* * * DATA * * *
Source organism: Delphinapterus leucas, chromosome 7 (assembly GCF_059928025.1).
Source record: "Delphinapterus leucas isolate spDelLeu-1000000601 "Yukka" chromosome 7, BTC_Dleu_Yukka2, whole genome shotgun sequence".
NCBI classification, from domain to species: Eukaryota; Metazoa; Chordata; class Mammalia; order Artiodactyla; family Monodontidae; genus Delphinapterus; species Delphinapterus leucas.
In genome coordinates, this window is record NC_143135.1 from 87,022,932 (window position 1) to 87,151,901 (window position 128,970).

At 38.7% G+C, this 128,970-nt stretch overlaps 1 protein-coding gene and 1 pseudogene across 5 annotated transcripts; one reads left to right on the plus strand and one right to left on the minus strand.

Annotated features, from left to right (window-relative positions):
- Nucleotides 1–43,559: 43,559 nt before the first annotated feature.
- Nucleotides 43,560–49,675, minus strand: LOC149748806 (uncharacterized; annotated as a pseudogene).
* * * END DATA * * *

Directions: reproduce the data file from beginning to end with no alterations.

Source organism: Delphinapterus leucas, chromosome 7 (assembly GCF_059928025.1).
Source record: "Delphinapterus leucas isolate spDelLeu-1000000601 "Yukka" chromosome 7, BTC_Dleu_Yukka2, whole genome shotgun sequence".
NCBI classification, from domain to species: Eukaryota; Metazoa; Chordata; class Mammalia; order Artiodactyla; family Monodontidae; genus Delphinapterus; species Delphinapterus leucas.
In genome coordinates, this window is record NC_143135.1 from 87,022,932 (window position 1) to 87,151,901 (window position 128,970).

At 38.7% G+C, this 128,970-nt stretch overlaps 1 protein-coding gene and 1 pseudogene across 5 annotated transcripts; one reads left to right on the plus strand and one right to left on the minus strand.

Annotated features, from left to right (window-relative positions):
- Nucleotides 1–43,559: 43,559 nt before the first annotated feature.
- Nucleotides 43,560–49,675, minus strand: LOC149748806 (uncharacterized; annotated as a pseudogene).